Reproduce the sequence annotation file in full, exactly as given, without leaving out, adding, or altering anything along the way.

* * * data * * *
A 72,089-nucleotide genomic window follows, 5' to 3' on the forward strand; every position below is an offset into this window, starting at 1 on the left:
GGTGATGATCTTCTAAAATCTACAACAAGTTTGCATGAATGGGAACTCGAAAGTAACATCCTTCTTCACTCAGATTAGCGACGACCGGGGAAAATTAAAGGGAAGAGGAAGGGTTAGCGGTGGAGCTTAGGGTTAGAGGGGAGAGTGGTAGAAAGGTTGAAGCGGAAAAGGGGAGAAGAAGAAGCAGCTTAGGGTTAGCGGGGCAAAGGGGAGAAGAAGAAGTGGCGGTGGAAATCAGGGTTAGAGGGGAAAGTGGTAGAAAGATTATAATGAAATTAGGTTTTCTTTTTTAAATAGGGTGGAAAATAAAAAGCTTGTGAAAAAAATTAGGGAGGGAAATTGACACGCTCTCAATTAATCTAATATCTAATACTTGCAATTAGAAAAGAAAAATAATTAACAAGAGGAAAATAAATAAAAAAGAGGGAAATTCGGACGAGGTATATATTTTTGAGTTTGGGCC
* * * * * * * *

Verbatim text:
A 72,089-nucleotide genomic window follows, 5' to 3' on the forward strand; every position below is an offset into this window, starting at 1 on the left:
GGTGATGATCTTCTAAAATCTACAACAAGTTTGCATGAATGGGAACTCGAAAGTAACATCCTTCTTCACTCAGATTAGCGACGACCGGGGAAAATTAAAGGGAAGAGGAAGGGTTAGCGGTGGAGCTTAGGGTTAGAGGGGAGAGTGGTAGAAAGGTTGAAGCGGAAAAGGGGAGAAGAAGAAGCAGCTTAGGGTTAGCGGGGCAAAGGGGAGAAGAAGAAGTGGCGGTGGAAATCAGGGTTAGAGGGGAAAGTGGTAGAAAGATTATAATGAAATTAGGTTTTCTTTTTTAAATAGGGTGGAAAATAAAAAGCTTGTGAAAAAAATTAGGGAGGGAAATTGACACGCTCTCAATTAATCTAATATCTAATACTTGCAATTAGAAAAGAAAAATAATTAACAAGAGGAAAATAAATAAAAAAGAGGGAAATTCGGACGAGGTATATATTTTTGAGTTTGGGCC